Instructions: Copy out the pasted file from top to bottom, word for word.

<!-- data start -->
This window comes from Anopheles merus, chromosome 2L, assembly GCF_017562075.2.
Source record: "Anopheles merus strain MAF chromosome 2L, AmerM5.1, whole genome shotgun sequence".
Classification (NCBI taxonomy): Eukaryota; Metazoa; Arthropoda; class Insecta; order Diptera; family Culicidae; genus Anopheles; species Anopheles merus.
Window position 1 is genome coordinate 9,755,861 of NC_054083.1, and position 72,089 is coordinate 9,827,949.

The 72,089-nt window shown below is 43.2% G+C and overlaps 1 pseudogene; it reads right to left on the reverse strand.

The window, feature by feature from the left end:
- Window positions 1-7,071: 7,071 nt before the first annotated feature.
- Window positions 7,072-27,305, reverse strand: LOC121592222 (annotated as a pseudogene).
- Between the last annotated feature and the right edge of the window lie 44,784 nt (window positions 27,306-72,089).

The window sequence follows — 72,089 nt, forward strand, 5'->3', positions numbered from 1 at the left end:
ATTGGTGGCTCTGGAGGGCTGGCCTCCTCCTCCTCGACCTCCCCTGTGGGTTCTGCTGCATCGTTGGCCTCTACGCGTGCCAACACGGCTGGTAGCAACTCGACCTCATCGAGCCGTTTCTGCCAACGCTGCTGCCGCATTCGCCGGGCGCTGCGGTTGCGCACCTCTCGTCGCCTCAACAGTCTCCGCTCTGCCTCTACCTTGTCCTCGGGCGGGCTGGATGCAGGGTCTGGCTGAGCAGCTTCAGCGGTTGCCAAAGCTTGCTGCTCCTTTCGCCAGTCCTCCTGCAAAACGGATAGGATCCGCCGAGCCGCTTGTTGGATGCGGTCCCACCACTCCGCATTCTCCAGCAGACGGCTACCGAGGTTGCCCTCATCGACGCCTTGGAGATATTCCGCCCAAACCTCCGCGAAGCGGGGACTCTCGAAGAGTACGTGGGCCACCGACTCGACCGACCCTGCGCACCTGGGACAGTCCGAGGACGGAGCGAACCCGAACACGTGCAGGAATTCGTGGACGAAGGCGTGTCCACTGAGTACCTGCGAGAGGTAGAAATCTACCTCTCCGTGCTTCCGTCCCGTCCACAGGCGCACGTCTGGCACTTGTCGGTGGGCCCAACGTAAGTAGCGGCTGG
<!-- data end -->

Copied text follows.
This window comes from Anopheles merus, chromosome 2L, assembly GCF_017562075.2.
Source record: "Anopheles merus strain MAF chromosome 2L, AmerM5.1, whole genome shotgun sequence".
Classification (NCBI taxonomy): Eukaryota; Metazoa; Arthropoda; class Insecta; order Diptera; family Culicidae; genus Anopheles; species Anopheles merus.
Window position 1 is genome coordinate 9,755,861 of NC_054083.1, and position 72,089 is coordinate 9,827,949.

The 72,089-nt window shown below is 43.2% G+C and overlaps 1 pseudogene; it reads right to left on the reverse strand.

The window, feature by feature from the left end:
- Window positions 1-7,071: 7,071 nt before the first annotated feature.
- Window positions 7,072-27,305, reverse strand: LOC121592222 (annotated as a pseudogene).
- Between the last annotated feature and the right edge of the window lie 44,784 nt (window positions 27,306-72,089).

The window sequence follows — 72,089 nt, forward strand, 5'->3', positions numbered from 1 at the left end:
ATTGGTGGCTCTGGAGGGCTGGCCTCCTCCTCCTCGACCTCCCCTGTGGGTTCTGCTGCATCGTTGGCCTCTACGCGTGCCAACACGGCTGGTAGCAACTCGACCTCATCGAGCCGTTTCTGCCAACGCTGCTGCCGCATTCGCCGGGCGCTGCGGTTGCGCACCTCTCGTCGCCTCAACAGTCTCCGCTCTGCCTCTACCTTGTCCTCGGGCGGGCTGGATGCAGGGTCTGGCTGAGCAGCTTCAGCGGTTGCCAAAGCTTGCTGCTCCTTTCGCCAGTCCTCCTGCAAAACGGATAGGATCCGCCGAGCCGCTTGTTGGATGCGGTCCCACCACTCCGCATTCTCCAGCAGACGGCTACCGAGGTTGCCCTCATCGACGCCTTGGAGATATTCCGCCCAAACCTCCGCGAAGCGGGGACTCTCGAAGAGTACGTGGGCCACCGACTCGACCGACCCTGCGCACCTGGGACAGTCCGAGGACGGAGCGAACCCGAACACGTGCAGGAATTCGTGGACGAAGGCGTGTCCACTGAGTACCTGCGAGAGGTAGAAATCTACCTCTCCGTGCTTCCGTCCCGTCCACAGGCGCACGTCTGGCACTTGTCGGTGGGCCCAACGTAAGTAGCGGCTGG